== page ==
I've followed Geibuchan longer than most people who know and praise him now. I can remember a time when he still had under a thousand subscribers, when he had yet to show his true prowess as a creator with Adobe Premiere, when "The King's Epic Adventure" was only two parts long. That was in fact around the time I discovered him, somewhere in July of 2009; long before I had a YouTube account of my own, long before I had any inkling I wanted to make these silly videos myself. I was still becoming introduced to the world of YTP and had yet to really know of the depth that the community behind these videos went. I was barely scratching the surface. The fact that Geibuchan was one of the first people I uncovered in doing so should probably stand as a miracle of some kind. His videos, more than anyone else, changed my life during a time when I was still 14 years old, terribly isolated from the reality of the world, with a beady-eyed optimism for everything it contained.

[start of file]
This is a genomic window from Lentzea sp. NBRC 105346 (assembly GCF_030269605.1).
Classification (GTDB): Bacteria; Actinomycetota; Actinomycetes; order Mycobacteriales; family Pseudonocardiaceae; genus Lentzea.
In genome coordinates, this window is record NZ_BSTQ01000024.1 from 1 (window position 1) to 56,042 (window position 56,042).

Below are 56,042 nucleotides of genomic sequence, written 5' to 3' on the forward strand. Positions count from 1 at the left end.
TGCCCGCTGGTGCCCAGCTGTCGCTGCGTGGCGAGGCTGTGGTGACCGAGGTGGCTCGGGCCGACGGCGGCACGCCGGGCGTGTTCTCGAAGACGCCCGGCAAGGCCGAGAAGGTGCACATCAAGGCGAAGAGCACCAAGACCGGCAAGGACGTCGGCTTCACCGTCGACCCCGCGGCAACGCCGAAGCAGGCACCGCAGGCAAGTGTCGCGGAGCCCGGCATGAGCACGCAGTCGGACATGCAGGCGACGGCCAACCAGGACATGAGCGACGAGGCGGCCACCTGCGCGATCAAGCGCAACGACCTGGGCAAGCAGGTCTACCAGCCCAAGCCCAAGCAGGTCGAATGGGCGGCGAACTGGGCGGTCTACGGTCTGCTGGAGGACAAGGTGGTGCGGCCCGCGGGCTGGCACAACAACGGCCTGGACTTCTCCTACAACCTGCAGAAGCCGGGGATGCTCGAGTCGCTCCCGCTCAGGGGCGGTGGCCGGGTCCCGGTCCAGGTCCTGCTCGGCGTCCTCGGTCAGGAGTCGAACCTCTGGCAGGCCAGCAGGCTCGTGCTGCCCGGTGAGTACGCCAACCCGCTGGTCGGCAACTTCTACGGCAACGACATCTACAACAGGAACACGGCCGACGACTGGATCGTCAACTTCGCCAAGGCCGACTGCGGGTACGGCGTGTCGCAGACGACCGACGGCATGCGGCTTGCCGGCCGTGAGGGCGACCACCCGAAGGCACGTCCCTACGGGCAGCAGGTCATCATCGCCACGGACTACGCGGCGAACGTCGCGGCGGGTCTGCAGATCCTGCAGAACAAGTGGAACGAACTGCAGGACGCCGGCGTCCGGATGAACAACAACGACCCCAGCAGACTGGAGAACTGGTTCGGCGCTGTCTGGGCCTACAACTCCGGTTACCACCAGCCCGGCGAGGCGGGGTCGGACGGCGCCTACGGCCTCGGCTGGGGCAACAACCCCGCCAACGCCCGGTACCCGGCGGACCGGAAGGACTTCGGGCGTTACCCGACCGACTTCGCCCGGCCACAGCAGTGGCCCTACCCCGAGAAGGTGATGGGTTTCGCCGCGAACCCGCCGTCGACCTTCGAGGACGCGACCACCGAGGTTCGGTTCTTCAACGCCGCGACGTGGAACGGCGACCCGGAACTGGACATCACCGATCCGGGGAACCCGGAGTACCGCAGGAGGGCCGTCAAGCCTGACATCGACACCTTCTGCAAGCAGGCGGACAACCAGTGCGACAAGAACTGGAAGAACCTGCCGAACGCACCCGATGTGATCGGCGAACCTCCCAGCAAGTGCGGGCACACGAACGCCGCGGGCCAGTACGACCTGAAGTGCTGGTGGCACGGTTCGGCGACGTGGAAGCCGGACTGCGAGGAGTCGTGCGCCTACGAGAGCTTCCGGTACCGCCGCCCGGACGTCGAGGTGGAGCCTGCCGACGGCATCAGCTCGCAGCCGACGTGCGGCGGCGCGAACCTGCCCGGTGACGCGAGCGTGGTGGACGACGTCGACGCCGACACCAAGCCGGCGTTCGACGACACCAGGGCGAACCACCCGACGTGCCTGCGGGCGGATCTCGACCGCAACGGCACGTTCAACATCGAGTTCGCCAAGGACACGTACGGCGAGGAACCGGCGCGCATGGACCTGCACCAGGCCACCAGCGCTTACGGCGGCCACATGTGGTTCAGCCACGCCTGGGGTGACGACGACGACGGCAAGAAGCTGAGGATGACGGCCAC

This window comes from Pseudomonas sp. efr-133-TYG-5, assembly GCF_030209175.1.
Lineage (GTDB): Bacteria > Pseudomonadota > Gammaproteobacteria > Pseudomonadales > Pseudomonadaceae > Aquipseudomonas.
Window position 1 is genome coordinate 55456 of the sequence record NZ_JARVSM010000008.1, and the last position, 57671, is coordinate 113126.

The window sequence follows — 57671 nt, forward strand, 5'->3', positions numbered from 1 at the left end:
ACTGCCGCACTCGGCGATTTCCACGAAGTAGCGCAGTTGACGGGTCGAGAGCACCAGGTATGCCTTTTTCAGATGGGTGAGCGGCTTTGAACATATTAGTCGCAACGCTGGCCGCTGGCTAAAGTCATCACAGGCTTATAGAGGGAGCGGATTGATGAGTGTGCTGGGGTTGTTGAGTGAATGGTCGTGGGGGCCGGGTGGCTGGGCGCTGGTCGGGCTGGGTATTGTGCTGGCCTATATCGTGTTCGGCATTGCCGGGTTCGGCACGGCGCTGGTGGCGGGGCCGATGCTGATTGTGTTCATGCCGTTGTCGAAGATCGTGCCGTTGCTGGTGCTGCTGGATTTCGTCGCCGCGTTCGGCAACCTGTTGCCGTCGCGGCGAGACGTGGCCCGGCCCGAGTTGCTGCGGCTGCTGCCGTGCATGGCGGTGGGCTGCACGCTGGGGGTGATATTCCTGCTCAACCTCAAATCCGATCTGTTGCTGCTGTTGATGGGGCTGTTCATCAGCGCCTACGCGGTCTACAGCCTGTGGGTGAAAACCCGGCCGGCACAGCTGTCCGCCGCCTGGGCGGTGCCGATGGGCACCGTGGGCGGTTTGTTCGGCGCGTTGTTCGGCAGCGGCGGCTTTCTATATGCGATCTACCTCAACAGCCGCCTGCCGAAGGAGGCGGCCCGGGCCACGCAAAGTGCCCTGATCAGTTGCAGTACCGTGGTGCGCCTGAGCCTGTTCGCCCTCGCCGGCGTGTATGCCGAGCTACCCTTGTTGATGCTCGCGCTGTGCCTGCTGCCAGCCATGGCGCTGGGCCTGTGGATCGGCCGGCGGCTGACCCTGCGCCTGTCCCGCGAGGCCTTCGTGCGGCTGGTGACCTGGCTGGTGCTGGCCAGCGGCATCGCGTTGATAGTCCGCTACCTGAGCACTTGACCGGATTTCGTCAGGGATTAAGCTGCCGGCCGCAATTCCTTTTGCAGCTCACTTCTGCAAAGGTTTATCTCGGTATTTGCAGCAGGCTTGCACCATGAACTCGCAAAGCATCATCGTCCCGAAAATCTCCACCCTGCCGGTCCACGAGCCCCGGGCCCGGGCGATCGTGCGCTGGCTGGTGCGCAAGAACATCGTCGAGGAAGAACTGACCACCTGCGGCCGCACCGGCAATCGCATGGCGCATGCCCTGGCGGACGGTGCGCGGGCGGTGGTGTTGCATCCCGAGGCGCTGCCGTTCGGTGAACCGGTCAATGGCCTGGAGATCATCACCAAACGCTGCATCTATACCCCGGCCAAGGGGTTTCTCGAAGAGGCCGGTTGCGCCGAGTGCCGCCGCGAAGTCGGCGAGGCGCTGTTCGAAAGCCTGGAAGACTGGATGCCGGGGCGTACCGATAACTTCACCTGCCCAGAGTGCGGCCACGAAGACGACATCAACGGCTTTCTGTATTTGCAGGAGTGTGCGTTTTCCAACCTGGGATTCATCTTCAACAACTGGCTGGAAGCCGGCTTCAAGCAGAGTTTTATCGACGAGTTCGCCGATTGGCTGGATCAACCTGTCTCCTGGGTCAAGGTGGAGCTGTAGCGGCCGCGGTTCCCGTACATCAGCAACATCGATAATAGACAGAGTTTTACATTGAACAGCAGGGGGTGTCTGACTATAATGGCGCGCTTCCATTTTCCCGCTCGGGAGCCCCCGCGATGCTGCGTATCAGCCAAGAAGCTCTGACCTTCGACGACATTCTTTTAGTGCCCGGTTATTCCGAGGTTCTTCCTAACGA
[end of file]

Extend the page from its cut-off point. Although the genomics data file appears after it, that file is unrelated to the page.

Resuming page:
I would check Geibuchan's channel manually just about every week, waiting for the next video to appear around this time. Some periods would be a painfully long wait for whatever came next. I can remember clearly when his odyssey stepped into the early Adobe Premiere era with the upload of a video called "Bowser Gets an Ideear", followed by "Sunday Wars: The Movie" and "Tomo Leaps Over a Duck". These came to me as a slow transitional process wherin Geibuchan spent two and a half videos in the realm of Super Mario World, creating some absolutely brilliant moments(PIPE DOWN THE STEREO from "Sunday Wars" used to be positively, ear-splittingly, screen-shatteringly loud. It unfortunately is not as much anymore)before starting to move into uncharted territory with big strides. Azumanga Daioh! has of course always been a staple of his work, introducing many people including myself to the show by its own merits(its supremely delightful, calming, positive and very funny. Perfect material to help process current times), but with Premiere now in Geibuchan's arsenal, the possibilities of what he could do with the show began to rapidly expand.